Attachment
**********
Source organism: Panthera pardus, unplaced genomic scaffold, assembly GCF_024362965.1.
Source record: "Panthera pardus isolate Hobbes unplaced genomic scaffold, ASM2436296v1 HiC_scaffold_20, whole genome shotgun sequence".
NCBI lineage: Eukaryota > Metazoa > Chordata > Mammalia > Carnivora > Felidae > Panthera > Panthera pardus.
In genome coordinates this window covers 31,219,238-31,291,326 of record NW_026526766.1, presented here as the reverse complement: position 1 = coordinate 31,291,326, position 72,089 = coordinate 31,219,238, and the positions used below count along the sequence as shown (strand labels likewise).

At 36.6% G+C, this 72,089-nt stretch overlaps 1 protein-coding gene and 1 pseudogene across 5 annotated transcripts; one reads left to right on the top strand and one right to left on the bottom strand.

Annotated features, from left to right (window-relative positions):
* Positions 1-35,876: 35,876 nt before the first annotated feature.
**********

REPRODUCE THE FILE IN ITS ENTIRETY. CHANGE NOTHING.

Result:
Source organism: Panthera pardus, unplaced genomic scaffold, assembly GCF_024362965.1.
Source record: "Panthera pardus isolate Hobbes unplaced genomic scaffold, ASM2436296v1 HiC_scaffold_20, whole genome shotgun sequence".
NCBI lineage: Eukaryota > Metazoa > Chordata > Mammalia > Carnivora > Felidae > Panthera > Panthera pardus.
In genome coordinates this window covers 31,219,238-31,291,326 of record NW_026526766.1, presented here as the reverse complement: position 1 = coordinate 31,291,326, position 72,089 = coordinate 31,219,238, and the positions used below count along the sequence as shown (strand labels likewise).

At 36.6% G+C, this 72,089-nt stretch overlaps 1 protein-coding gene and 1 pseudogene across 5 annotated transcripts; one reads left to right on the top strand and one right to left on the bottom strand.

Annotated features, from left to right (window-relative positions):
* Positions 1-35,876: 35,876 nt before the first annotated feature.